Obesity: A Weighty Topic
As with the more affluent members of society, the richer countries do not always face the same problems as those with less wealth. Access to medicine and to basic medical treatment can be a struggle for people living in poorer countries. Unfortunately, conditions such as obesity and excess weight are not confined to high-income countries. Instead, the number of people with these conditions is increasing worldwide, and low-income and middle-income countries are now recognizing the impact of obesity on their citizens.
Obesity refers to an accumulation of fat that is excessive or abnormal and puts an individual’s health at risk. A person’s body mass index (BMI), which is weight in kilograms divided by the square of height in meters, can be calculated and used as a screening tool; a BMI of 30 or higher is considered to be in the obesity range. For children and teenagers, BMI levels are expressed relative to others of the same sex and age. For example, a percentile range of the 95th percentile or greater would indicate obesity. Unless there is an intervention, childhood obesity will likely persist and become adult obesity.
Stroke and heart disease, which are cardiovascular diseases and two of the leading causes of death throughout the world, can develop due to obesity. Someone who is obese is also at risk for developing diabetes and musculoskeletal disorders. As well, the occurrence of several types of cancer has been associated with obesity. Excess weight can strain the lower back to the extent that individuals become motivated to seek back pain treatment Orange Park FL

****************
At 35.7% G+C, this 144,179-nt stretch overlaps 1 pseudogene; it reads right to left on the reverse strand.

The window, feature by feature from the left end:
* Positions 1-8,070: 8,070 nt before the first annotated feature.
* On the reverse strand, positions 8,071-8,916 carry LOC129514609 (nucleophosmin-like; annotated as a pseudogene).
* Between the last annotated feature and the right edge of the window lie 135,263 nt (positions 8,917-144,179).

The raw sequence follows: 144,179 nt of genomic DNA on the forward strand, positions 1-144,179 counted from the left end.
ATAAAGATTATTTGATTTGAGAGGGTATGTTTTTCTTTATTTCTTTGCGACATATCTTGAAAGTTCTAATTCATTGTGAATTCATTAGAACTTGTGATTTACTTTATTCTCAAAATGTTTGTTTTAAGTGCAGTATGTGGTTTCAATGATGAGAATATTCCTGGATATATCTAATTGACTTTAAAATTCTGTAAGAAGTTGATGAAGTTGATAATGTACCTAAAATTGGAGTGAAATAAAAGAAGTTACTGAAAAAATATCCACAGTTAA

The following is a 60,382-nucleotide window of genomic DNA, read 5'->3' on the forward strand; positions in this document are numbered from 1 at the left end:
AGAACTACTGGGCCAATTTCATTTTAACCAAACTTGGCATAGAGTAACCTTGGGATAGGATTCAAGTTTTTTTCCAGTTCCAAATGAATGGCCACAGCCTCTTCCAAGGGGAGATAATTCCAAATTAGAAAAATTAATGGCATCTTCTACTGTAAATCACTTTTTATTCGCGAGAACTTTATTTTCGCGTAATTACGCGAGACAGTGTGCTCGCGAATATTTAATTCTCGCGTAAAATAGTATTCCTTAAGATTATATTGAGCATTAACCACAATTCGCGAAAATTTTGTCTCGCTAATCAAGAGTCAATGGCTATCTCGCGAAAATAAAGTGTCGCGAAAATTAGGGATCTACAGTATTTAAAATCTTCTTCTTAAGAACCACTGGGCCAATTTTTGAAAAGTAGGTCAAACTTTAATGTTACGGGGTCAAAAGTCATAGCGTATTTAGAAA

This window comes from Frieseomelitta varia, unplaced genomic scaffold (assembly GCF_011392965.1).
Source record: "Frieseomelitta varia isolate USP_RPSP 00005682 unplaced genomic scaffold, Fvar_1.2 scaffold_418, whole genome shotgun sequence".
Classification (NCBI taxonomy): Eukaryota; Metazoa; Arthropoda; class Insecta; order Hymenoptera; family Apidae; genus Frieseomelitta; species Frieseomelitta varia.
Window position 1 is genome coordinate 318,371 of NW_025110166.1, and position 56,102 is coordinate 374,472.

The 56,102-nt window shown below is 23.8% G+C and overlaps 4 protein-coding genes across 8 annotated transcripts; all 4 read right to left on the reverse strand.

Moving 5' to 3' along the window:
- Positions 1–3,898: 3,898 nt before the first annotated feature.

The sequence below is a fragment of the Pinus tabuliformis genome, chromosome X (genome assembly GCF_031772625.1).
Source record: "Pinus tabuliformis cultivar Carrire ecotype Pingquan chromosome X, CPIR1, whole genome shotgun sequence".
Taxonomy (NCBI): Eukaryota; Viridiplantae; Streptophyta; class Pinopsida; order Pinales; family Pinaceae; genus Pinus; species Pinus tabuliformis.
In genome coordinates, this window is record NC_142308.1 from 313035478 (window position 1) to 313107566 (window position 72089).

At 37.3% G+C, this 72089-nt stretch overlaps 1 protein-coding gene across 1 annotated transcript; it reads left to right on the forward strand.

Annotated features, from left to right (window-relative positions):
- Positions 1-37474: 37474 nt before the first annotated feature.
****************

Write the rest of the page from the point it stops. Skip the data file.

In addition to leaving individuals vulnerable to non-communicable diseases, obesity can put society at an increased risk of being unable to defend itself. For instance, across the nation, 71% of people aged 17 to 24 do not qualify for service in the military; 31% of them are disqualified due to obesity.
This information might sound discouraging, but one positive aspect is that obesity can be prevented. If someone is already obese, the condition can be reversed, but prevention is the better goal. For children, healthy eating habits, such as substituting water for sugar-laden drinks, can be encouraged. Children who typically engage in sedentary activities during their free time can be given suggestions of physical activities to try.
Fortunately, children are usually quick to imitate adult behavior, so adults who adopt these preventative strategies will benefit themselves as well as the children.